It’s been three weeks since the launch of the iPad Mini (and our post which pitted the iPad Mini against other mini tablets in the industry). After finally getting our hands on an actual iPad Mini, we’re ready to tear the claims apart.
Was Steve Jobs right to say that a 7-inch size for a tablet was useless and that sandpaper should be included to “sand [the user’s] fingers down to a quarter of their size”? Is the 7.9-inch iPad Mini really in a ‘whole different league’ from other 7-inch tablets?
Well, there’s nothing like an in-depth review (and some experiments) to get some answers.
This review will cover the iPad Mini’s design, mobility, hardware, how it works with games, ease of setup, and price compared to other tablets in its competition.
Smooth Bezel, Typical Apple
On paper, the iPad Mini is a shrunken down iPad 2, carrying the old A5 processor and (surprisingly) without the Retina display featured in the last two generations of iPads that are in the market. But this is still an Apple product and sleek is (still) key with anything that bears the iPad brand.
The simple and clean packaging makes the unboxing an adrenaline rush. At first glance, you see the shiny smooth bezel seamlessly connect the front glass and the back aluminium casing as one.
At the back, the curvature is smooth, feels nice to the touch and is easy to grip. It is pleasantly lightweight and pencil-thin but this doesn’t forfeit its sturdiness and built quality.
The back, made of anodized aluminium (which also comes in black) bears the signature Apple logo and unlike the iPad, its side buttons are all of the same color.
For the connector, Apple is going for the same look as the new iPhone 5, opting for the lightning dock connector, located in between the built-in speakers. The new lightning connector cable is said to be durable, but we like the fact that it doesn’t take guesswork to plug the cable in for charging anymore.
Nice For iOS Gaming
When Apple first announced Retina display requirements, app developers had to redo their apps to compensate for the high-resolution display. This is not an issue with the iPad Mini – whatever works on the iPad, works for the iPad Mini – which is a good thing since gaming on the iPad Mini is a surprising treat.
Without the excess weight and the smaller size, the iPad Mini dominates in this section; the size is just about right, for hands of any size.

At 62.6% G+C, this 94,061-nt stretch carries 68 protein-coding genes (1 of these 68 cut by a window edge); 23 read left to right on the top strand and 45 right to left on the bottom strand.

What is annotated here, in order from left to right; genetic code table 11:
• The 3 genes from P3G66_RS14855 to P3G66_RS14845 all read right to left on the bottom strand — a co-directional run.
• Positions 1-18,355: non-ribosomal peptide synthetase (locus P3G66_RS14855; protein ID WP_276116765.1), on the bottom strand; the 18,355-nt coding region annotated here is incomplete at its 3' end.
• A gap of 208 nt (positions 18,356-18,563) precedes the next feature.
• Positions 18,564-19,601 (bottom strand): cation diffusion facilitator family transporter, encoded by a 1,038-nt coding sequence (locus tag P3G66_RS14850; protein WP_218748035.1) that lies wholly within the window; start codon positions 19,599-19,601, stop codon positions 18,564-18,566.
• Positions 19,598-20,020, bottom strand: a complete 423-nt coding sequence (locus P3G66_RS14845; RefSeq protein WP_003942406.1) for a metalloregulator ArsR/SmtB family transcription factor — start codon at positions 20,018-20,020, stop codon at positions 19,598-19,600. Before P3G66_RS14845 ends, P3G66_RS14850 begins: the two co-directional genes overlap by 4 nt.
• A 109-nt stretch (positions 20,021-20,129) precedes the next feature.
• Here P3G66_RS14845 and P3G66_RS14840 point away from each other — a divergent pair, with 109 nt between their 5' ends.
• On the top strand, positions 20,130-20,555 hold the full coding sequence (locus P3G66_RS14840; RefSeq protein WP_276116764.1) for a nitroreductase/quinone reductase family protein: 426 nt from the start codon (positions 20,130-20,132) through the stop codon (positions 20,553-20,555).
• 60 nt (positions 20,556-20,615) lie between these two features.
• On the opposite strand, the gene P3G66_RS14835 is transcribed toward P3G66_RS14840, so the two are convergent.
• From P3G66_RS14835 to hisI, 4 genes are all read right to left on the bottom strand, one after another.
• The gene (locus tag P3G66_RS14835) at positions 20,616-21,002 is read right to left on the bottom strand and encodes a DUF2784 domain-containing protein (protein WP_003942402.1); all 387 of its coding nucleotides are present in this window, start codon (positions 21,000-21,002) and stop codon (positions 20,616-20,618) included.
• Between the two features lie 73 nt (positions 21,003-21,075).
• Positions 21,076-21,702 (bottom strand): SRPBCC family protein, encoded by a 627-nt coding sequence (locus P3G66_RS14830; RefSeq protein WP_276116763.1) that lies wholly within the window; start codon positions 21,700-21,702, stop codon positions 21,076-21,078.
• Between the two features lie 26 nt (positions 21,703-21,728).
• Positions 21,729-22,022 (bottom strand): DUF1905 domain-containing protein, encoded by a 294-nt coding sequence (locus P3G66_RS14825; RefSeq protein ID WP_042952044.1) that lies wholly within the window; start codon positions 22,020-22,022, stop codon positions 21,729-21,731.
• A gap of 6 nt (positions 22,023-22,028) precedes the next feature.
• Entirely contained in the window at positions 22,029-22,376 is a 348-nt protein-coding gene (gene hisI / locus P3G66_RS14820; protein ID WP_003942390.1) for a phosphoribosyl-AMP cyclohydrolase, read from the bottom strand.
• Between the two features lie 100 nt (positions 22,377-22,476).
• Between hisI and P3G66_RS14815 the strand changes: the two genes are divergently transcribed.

If you’re worried that you would accidentally leave your thumb resting, and hence interacting with the screen when it’s not meant to, Apple says that the iPad Mini display is smart and can tell when this is deliberate or not.
Smaller Size, Better Mobility
The iPad Mini is apparently smaller, and is around two times lighter than its older brother. It is a snug fit in pockets, and can easily fit into handbags or smaller zip compartments, and not leave you strained from carrying it around.
There is no problem gripping the device in one hand or holding it on the longer side of the display; you get this sense of security that you won’t lose grip of your device. The small size also makes it ideal for taking pictures (but would you? More on that later).
Battery Life, Not Too Shabby
Battery life is every mobile device’s next best friend. The iPad Mini has an ideal size but we wondered how it would hold up when it comes to usage.
So here’s what we did, we setup a small benchmark test to simulate a typical use and an extreme use of the iPad Mini, just to see how long the battery life can last. Here’s what we found.
Experiment #1 – Simulating regular usage
We used the app AirVideo which allows you to stream video files located on your desktop PC and streamed 20 minutes of video, over Wi-Fi, at 50% brightness and 50% volume.
Result: The iPad Mini did not show any drop in battery life.
Experiment #2 – Simulating extreme usage
We then continued to push it and compared it with a couple of other devices in the following settings:
- 100% brightness
- 100% volume
- 20 minutes of video playing
And here are our results:
|iPad with Retina display||4%|
The iPhone’s battery consumption was minimal but take into account that it has a small yet still Retina display, plus smaller hence softer speakers. In contrast, the iPad with Retina has room for a bigger battery to power its Retina display and louder speakers.
The iPad Mini at 100% brightness, with a louder volume and constant Wi-Fi streaming did fairly well in our experiment, only dropping by 3%, which is why we think the 10-hour battery life claim is as good as gold.
Mingles Just Fine with the IOS Crowd
If you already have an Apple device, a Macbook, iPad or iPhone, introducing this new addition to the family should be abreeze with the iCloud. The setup is simple and you’ll have all your contacts, mail, calendar, reminders, Safari bookmarks and notes synced to your iPad Mini after logging in with your iCloud account.
If you have gotten an Android device, the setup would take longer. In this sense, the iPad Mini would have an edge.
The iPad Mini also comes with LTE connectivity which gives it a mobile advantage over other ‘mini-sized’ tablets available in the market, which are dependent on Wi-Fi.
Using Hardware of Devices Two Years Ago
If you put the size of the iPad Mini aside, there’s its winning feature out the window. It is powered by a 1GHz A5 processor, found in the iPad 2
and and iPhone 4S. But the iPhone 4S has retina display. iPhone 4 What this means is that an iPhone 4S could outperform it as the 4S has a better processor, plus Retina display.
What about outside the family? Both the Kindle Fire HD and Android-powered Nexus 7 (featured in our iPad Mini comparison) are swimming circles around it – with a higher resolution and PPI, better processor and higher RAM. And they are both more than $100 cheaper than the iPad Mini as well.
No Retina? Turn Off, Period
The Apple’s Retina display is awesome. If you have seen and used it, you can never go back. Hence, we were surprised (and utterly disappointed) to learn that reading on the iPad Mini is a step backwards.